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I have always been amazed by how deftly the TV series Mad Men dramatizes the tension between creativity and efficiency. A scene from a recent episode stuck with me for days. Let me set the stage for you:
It’s a Saturday morning. Peggy, a copywriter, is in her office, fretting. She’s been tasked with developing a pitch for a potential client, and she’s struggling. It’s not that she can’t come up with any ideas; she’s already gotten an idea approved by her superiors, but she’s having doubts.
She lights a cigarette and calls the agency’s art director.
“I don’t like the idea,” she tells him. He assures her that the pitch is great, but she doesn’t buy it.
“We both know there’s a better idea,” she says.
“There’s always a better idea,” he says. With a resigned sigh she says goodbye and hangs up the phone.
At some point in our careers, we’ve all felt like Peggy. Decision-makers are constantly forced to choose one direction over another. Even the most confident amongst us struggle with self-doubt. The question becomes: How do you manage your doubts? Do you chalk up your anxiety to insecurity, or do you reconsider your strategy?
Imagine what you would do in this situation: You get a good idea and your boss gives you his blessing. Everyone gets to work. Your team logs man hours, the company spends money on development. Everything runs smoothly, and then all of a sudden you become paralyzed with second thoughts. You lose faith in your idea.
Flaws and shortcomings become apparent. You become aware of paths not taken. A new idea occurs to you. The new idea feels stronger, more original. You have a hunch that it could reap bigger rewards. Would you move forward with the original idea and let the chips fall where they may? Or, would you start over from scratch with the new, potentially better, idea?
In my experience, most product managers would stick with the original idea. The maxim “winners never quit and quitters never win” is painted on gymnasiums walls all over America for a reason. Giving up is equated with failure. Everyone wants to be perceived as being confident and reliable. No one wants to develop a reputation for being foolish or impulsive.
According to Stephen Duber and Steve Levitt, the creators of the Freakonomics empire, sometimes quitting is the smartest decision a person can make.
In a recent interview with the Wall Street Journal, Dubner explained how giving up on an idea and starting a new one can result in better business decisions.
“In business – and especially in politics, in our personal relationships, etc. – there is still way too much reluctance to abandon a project that isn’t worth pursuing,” Dubner said. “One problem is the sunk-cost fallacy. Once you’ve put a lot of time, money, energy, etc., into a project, it may seem counterproductive to stop. But that’s not necessarily the case. Consider the opportunity cost: every hour, dollar, or brain cell that you’re putting into Project A is one less that you could be putting into Project B.”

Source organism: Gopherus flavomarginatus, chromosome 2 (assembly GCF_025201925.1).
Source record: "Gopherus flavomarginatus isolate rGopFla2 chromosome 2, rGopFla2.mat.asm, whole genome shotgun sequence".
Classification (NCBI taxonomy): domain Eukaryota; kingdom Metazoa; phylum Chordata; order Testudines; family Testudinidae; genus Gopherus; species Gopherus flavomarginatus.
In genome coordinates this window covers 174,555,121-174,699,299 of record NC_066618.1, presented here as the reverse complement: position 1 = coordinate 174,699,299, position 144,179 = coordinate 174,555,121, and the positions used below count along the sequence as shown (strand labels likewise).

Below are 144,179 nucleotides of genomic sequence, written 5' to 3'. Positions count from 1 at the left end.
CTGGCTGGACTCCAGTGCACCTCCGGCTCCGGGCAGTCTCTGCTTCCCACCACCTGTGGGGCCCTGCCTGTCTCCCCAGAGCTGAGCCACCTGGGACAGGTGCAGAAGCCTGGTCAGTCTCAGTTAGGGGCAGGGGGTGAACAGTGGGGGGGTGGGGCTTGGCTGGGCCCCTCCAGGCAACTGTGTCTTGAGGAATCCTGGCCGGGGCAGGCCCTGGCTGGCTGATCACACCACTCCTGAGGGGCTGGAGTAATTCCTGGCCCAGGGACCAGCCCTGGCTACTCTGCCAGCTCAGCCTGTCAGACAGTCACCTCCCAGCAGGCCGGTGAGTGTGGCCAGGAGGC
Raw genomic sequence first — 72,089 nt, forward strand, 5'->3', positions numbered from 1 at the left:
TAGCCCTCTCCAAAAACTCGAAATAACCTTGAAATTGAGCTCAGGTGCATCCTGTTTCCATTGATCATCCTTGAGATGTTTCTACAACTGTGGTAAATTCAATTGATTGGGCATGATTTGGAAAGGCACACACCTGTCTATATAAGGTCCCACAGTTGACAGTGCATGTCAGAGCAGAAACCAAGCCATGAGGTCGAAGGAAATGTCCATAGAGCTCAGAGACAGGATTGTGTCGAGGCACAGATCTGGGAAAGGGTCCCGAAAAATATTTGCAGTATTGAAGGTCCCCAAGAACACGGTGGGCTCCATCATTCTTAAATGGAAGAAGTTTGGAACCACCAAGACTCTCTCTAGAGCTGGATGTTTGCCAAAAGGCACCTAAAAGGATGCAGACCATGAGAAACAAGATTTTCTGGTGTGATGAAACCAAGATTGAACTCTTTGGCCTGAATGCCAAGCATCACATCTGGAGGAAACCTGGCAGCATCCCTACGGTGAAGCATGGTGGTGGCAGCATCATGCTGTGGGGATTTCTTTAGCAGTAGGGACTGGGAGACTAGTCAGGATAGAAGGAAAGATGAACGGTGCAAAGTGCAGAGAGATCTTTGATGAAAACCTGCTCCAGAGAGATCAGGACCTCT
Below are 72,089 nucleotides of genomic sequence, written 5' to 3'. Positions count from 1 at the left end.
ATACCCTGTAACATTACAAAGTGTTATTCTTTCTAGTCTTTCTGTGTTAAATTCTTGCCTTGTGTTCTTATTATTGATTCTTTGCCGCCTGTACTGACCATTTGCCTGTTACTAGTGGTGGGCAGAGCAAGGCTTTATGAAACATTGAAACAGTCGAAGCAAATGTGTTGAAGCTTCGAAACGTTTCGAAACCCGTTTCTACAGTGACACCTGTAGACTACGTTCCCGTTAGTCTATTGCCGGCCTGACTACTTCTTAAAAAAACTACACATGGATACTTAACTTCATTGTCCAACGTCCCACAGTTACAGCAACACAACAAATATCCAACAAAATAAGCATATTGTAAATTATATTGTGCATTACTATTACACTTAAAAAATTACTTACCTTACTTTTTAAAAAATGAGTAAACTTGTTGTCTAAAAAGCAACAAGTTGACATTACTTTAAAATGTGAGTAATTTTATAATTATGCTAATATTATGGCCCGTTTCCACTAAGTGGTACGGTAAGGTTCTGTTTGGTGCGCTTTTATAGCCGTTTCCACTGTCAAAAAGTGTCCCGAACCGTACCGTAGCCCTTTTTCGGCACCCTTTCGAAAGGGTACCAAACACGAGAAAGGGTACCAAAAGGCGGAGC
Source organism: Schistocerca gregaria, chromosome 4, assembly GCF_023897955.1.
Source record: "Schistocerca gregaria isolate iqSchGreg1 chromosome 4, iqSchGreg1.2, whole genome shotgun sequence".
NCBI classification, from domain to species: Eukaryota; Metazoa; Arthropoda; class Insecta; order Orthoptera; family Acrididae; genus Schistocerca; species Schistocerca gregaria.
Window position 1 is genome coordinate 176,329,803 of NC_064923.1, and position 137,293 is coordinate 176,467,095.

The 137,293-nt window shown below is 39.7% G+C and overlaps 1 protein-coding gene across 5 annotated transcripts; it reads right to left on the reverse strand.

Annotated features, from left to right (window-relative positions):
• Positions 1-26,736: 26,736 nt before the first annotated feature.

Levitt has gone as far as to say that quitting is the secret to his success:
“If I were to say one of the single most important explanations for how I managed to succeed against all odds in the field of economics, it was by being a quitter,” Levitt said in a recent Freakonomics podcast. “Ever since the beginning, my mantra has been ‘fail quickly.’ If I started with a hundred ideas, I’m lucky if two or three of those ideas will ever turn into academic papers. One of my great skills as an economist has been to recognize the need to fail quickly and the willingness to jettison a project as soon as I realize it’s likely to fail.”
Sometimes we forget that huge rewards can’t be achieved without taking big risks. The “fake it ‘til ya make it” ethos of corporate business culture cultivates a species of managers who operate from a place of fear and insecurity. No one wants to be wrong. No one wants to look bad. No one wants to take risks. But sometimes you need to be wrong before you can be right.
Make bold choices. Take risks. Give your employees opportunities to fail quickly. Sometimes quitting pays off in the end. Just take a look at Peggy on Mad Men. She scraps her original pitch and spends the rest of the episode toiling over a new idea. She pitches the new idea to the client, and everyone loves it. The agency wins the account, and Peggy secures her future at the agency.
I may lose credibility points for choosing to illustrate my point with a work of fiction, but I’d like to think the writers of one of the most critically-acclaimed televisions shows of all time know a thing or two about making intelligent creative choices.